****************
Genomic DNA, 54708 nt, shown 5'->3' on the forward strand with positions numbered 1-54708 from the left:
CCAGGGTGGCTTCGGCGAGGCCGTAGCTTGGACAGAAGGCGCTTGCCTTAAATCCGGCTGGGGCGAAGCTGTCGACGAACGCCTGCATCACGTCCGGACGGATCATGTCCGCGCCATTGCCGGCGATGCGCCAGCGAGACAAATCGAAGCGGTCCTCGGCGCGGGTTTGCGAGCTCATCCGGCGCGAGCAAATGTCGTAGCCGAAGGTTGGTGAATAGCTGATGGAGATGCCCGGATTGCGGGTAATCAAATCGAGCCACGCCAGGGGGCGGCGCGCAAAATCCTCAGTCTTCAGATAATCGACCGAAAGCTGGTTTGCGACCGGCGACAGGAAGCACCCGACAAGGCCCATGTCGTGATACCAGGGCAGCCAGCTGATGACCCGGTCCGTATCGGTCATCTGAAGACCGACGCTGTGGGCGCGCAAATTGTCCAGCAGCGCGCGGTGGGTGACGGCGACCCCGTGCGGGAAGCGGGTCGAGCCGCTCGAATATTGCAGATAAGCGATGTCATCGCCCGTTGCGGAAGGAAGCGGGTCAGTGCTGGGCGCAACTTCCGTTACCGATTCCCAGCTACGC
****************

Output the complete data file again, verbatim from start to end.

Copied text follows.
Genomic DNA, 54708 nt, shown 5'->3' on the forward strand with positions numbered 1-54708 from the left:
CCAGGGTGGCTTCGGCGAGGCCGTAGCTTGGACAGAAGGCGCTTGCCTTAAATCCGGCTGGGGCGAAGCTGTCGACGAACGCCTGCATCACGTCCGGACGGATCATGTCCGCGCCATTGCCGGCGATGCGCCAGCGAGACAAATCGAAGCGGTCCTCGGCGCGGGTTTGCGAGCTCATCCGGCGCGAGCAAATGTCGTAGCCGAAGGTTGGTGAATAGCTGATGGAGATGCCCGGATTGCGGGTAATCAAATCGAGCCACGCCAGGGGGCGGCGCGCAAAATCCTCAGTCTTCAGATAATCGACCGAAAGCTGGTTTGCGACCGGCGACAGGAAGCACCCGACAAGGCCCATGTCGTGATACCAGGGCAGCCAGCTGATGACCCGGTCCGTATCGGTCATCTGAAGACCGACGCTGTGGGCGCGCAAATTGTCCAGCAGCGCGCGGTGGGTGACGGCGACCCCGTGCGGGAAGCGGGTCGAGCCGCTCGAATATTGCAGATAAGCGATGTCATCGCCCGTTGCGGAAGGAAGCGGGTCAGTGCTGGGCGCAACTTCCGTTACCGATTCCCAGCTACGC